The Treaty of Waitangi in Tauranga Te Tiriti o Waitangi Ki Tauranga Moana by Debbie McCauley, Maori translation by Tamati Waaka, illustrated by Whare Joseph Thompson. Mauao Publishing, 2018. Reviewed by writer and photographer Lee Switzer.
There are a number of Bay of Plenty history books – from early Maori occupation to subsequent wars between various Maori iwi, and Maori vs. Maori and colonial forces. Dates of conflict, compassion and cooperation can be found throughout newspapers, letters to and from individuals and monographs.
However, Debbie Macaulay’s’ book is the only publication to thoroughly, yet concisely present facts with many dates covering the development of Maori and Pakeha relations. (Full disclosure: I worked with Debbie for about 8 years in the New Zealand room, Tauranga City Library.)Debbie McCauley stands next to a carving by James (Hemi) Tapiata, Te Waharoa o Te Mana Matauranga (The Gateway to the Power of Knowledge)
She has compiled a sequential list of events from early New Zealand history ‘c925 Kupe: Explorer … chased the giant wheke (octopus) right across the Pacific Ocean…’ and moves on to BOP/Tauranga in the 1800s, 1900’s and finally Tauranga treaty settlements in the 2000s. The reader can follow a progression of exploration, tears, fears and years of Maori/Pakeha relations,Sample pages from the book.
The Tauranga Treaty of Waitangi Maori signatories, their signatures, and short bio of each ariki shows a strong depth of research. The author consultated kamatua and others who provided insight and suggestions for completing the biographies. Often the signature was a replication of the leaders’moko.
The book is far more than a list of dates. It provides textual content, photographs and illustrations to a variety of historical developments. For example Rev A.N. Browns’ journal notes and Article Three of the Treaty of Waitangi Broken. Murders and cannibalism discussed; the Otamataha Pa massacre – 1828 and carnage at Ongare Pa – 1842 (Katikati). A ‘peace stone’ from Maunganui used at Otumoetai Pa in 1845 for gathering Maori warring chiefs hoping to prevent further intertribal violence is described.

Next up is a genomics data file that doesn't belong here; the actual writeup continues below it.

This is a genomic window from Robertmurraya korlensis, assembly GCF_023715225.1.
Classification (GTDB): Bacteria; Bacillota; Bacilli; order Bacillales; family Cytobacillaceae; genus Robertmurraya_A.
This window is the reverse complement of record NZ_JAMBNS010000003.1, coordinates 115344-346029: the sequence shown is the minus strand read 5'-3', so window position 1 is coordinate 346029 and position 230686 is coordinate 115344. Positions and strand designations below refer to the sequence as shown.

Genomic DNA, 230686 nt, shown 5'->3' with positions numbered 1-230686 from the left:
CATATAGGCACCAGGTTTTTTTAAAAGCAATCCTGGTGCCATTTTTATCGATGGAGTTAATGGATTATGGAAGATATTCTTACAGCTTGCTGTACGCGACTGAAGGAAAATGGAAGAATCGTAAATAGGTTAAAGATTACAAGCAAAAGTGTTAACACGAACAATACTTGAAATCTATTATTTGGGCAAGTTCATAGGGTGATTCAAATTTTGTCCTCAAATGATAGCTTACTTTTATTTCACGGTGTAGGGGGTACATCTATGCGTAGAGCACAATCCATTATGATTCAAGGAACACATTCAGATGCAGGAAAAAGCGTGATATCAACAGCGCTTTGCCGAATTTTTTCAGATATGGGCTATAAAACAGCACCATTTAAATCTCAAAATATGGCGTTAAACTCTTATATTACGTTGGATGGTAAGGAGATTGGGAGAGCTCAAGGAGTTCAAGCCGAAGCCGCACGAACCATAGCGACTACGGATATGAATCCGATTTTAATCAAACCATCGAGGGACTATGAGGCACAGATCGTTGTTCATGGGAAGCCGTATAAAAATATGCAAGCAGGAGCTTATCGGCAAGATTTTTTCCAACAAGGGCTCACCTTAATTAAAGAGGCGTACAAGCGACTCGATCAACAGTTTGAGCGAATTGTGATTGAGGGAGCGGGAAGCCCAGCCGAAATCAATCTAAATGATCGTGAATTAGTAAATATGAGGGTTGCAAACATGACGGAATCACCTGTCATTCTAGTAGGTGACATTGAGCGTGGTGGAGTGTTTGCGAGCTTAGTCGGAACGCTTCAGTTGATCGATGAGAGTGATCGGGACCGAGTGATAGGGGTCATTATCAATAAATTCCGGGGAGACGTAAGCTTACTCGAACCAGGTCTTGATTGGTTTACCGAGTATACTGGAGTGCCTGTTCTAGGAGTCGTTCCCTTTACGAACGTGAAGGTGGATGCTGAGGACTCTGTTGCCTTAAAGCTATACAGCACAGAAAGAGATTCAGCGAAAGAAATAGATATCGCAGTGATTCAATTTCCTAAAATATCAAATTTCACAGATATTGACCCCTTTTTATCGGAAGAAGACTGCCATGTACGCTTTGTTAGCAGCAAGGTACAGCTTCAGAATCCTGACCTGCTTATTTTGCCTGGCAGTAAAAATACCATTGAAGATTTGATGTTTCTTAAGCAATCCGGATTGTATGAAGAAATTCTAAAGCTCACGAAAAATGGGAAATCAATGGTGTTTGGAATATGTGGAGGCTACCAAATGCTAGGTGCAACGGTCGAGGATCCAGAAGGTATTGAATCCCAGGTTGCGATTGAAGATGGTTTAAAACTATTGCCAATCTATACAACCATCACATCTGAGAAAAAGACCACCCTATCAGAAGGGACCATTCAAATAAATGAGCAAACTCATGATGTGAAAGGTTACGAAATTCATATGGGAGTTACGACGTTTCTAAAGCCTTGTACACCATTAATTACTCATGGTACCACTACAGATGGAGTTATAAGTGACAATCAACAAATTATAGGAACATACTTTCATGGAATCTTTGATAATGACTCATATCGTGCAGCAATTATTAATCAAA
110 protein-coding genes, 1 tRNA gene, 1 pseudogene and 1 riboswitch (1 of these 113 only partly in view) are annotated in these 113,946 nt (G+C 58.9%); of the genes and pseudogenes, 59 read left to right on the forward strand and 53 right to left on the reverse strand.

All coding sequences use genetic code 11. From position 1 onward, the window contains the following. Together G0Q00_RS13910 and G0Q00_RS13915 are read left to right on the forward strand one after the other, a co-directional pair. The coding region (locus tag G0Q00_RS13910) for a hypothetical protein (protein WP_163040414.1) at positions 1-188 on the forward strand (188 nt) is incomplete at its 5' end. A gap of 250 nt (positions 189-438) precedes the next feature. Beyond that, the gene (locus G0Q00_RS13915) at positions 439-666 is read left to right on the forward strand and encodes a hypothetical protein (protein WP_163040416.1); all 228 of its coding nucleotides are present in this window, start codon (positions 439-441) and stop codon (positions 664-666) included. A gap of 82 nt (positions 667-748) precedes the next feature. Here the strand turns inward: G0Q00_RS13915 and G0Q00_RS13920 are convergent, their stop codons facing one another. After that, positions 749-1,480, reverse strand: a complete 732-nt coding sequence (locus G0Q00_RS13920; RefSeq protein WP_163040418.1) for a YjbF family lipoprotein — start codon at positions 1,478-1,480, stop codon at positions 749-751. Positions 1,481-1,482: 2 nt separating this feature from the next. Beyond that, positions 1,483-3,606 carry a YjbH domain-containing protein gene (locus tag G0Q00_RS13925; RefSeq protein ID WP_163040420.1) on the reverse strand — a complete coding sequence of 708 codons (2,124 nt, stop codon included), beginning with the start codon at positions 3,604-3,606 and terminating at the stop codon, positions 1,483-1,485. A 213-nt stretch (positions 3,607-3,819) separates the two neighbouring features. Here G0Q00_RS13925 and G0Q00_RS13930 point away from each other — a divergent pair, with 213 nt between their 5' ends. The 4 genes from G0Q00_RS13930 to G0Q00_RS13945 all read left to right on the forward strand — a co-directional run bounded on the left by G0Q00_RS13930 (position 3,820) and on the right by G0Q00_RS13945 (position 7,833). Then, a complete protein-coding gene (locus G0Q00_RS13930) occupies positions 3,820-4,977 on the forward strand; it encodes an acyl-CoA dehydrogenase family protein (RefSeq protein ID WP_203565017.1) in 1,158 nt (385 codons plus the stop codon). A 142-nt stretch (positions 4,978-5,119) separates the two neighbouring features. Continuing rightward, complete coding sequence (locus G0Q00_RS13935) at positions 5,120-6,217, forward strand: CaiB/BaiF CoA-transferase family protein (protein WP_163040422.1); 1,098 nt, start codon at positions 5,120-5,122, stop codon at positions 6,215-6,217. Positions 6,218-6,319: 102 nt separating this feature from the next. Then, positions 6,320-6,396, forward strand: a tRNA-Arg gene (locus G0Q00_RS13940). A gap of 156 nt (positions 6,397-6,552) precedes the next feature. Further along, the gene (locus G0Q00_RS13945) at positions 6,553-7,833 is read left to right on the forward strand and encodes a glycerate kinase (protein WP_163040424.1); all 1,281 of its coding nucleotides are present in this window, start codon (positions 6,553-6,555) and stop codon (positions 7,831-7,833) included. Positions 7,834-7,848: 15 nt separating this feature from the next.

The stone was placed beneath Tapu Titoki tree. (Not mentioned in the book, but the tree was trimmed by a 1900s land owner because it was getting in the way of, I think, his chimney.) The foundation of a house remains on the property. Otumoetai Pa Historic Reserve is on Levers Road. The stone is currently resting in a secure Tauranga City Council Heritage Collection building.Maori taonga in the New Zealand Room, Tauranga City Library. Other carvings and stories woven in tukutuku panels are in the library.
This well researched, bilingual, illustrated book is a forward leap in understanding, appreciation of local history. It covers events that often have been overlooked, under reported or surreptitiously ignored. A glossary and index complete the work of a fine Librarian. Does this make Debbie a Historian as well?
Award winning Debbie McCauley’s other books are Mōtītī Blue and the Oil Spill: A Story from the Rena Disaster, Taratoa and the Code of Conduct: A Story from the Battle of Gate Pā and currently at the press –: Ko Mauao te Maunga: Legend of Mauao expected date of release – June.
Debbie McCauley can be found at https://www.facebook.com/mauaopublishing contact details on the page.Successful self publisher. Available for talks, presentations about her books, her publishing company and advice on self publishing. Publications http://tauranga.kete.net.nz/tauranga_local_history/topics/show/90
Free event: Free event. Book Launch.
Photographs and article by Lee Switzer can be found at
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